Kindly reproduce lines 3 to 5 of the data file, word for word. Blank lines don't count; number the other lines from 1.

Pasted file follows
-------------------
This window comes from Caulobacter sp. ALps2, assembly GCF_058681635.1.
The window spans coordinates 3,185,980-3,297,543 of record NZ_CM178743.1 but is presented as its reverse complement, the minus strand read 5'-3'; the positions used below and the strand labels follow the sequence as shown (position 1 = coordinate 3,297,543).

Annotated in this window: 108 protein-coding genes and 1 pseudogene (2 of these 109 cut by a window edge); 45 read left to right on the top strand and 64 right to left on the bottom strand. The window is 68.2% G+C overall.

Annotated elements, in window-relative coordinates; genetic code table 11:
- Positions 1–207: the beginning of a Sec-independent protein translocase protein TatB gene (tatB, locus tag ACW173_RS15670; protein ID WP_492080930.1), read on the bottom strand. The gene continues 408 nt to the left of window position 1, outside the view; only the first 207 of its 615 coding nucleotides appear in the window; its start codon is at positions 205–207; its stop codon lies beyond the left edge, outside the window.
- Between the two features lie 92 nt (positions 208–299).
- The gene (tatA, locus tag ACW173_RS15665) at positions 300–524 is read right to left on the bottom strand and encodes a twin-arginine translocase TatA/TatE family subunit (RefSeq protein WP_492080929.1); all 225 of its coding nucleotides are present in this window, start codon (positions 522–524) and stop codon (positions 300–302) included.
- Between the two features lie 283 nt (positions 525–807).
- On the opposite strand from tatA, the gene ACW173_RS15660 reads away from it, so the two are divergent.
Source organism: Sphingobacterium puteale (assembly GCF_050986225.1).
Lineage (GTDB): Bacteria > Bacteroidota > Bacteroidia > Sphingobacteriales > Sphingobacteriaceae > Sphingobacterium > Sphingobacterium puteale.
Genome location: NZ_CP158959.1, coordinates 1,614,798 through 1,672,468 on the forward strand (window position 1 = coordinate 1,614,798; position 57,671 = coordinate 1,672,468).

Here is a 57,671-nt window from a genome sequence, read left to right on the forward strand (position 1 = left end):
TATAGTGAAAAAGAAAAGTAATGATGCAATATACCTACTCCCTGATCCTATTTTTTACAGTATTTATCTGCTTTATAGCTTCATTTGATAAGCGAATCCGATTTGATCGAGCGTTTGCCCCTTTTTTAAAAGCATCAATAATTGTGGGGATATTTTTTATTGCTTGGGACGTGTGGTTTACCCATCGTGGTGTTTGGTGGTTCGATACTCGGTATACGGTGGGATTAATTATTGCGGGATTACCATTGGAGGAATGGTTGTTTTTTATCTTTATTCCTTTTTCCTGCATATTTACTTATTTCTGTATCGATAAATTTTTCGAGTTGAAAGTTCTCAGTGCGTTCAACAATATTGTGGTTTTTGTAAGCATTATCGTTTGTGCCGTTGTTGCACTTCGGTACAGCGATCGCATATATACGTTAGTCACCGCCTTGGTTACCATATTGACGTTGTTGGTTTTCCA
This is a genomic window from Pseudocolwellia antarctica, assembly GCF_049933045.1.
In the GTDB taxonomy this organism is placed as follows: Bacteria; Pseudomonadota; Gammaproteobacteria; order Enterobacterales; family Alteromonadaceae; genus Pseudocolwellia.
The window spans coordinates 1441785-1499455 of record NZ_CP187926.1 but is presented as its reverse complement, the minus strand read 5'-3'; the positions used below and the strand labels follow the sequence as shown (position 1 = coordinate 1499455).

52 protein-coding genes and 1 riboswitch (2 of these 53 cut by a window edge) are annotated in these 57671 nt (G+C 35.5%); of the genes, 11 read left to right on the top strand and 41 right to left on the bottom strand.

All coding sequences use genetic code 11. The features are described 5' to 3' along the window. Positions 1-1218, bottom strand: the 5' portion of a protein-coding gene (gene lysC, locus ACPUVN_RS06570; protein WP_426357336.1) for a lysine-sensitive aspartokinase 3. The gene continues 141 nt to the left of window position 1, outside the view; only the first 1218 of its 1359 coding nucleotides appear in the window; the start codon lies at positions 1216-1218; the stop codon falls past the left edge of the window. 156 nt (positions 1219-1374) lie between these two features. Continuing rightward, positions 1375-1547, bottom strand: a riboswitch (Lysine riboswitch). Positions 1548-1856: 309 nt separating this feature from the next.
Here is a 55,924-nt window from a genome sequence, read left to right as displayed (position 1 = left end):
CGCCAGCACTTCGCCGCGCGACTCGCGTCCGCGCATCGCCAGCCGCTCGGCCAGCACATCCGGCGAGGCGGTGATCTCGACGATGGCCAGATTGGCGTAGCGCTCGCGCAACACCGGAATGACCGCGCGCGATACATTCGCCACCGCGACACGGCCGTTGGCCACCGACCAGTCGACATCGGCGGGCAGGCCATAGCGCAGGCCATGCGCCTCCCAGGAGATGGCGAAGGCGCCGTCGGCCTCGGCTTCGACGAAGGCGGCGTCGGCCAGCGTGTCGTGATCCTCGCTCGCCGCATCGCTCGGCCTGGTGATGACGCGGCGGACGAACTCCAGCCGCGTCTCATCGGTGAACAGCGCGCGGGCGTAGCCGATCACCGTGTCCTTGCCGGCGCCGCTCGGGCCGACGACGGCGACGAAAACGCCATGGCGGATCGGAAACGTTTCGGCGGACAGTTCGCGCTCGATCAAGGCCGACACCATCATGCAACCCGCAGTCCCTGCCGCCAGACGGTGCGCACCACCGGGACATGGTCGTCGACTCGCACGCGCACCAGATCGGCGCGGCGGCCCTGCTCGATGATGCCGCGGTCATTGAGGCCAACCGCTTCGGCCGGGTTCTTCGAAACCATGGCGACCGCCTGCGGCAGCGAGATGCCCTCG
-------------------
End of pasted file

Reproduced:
Annotated in this window: 108 protein-coding genes and 1 pseudogene (2 of these 109 cut by a window edge); 45 read left to right on the top strand and 64 right to left on the bottom strand. The window is 68.2% G+C overall.

Annotated elements, in window-relative coordinates; genetic code table 11:
- Positions 1–207: the beginning of a Sec-independent protein translocase protein TatB gene (tatB, locus tag ACW173_RS15670; protein ID WP_492080930.1), read on the bottom strand. The gene continues 408 nt to the left of window position 1, outside the view; only the first 207 of its 615 coding nucleotides appear in the window; its start codon is at positions 205–207; its stop codon lies beyond the left edge, outside the window.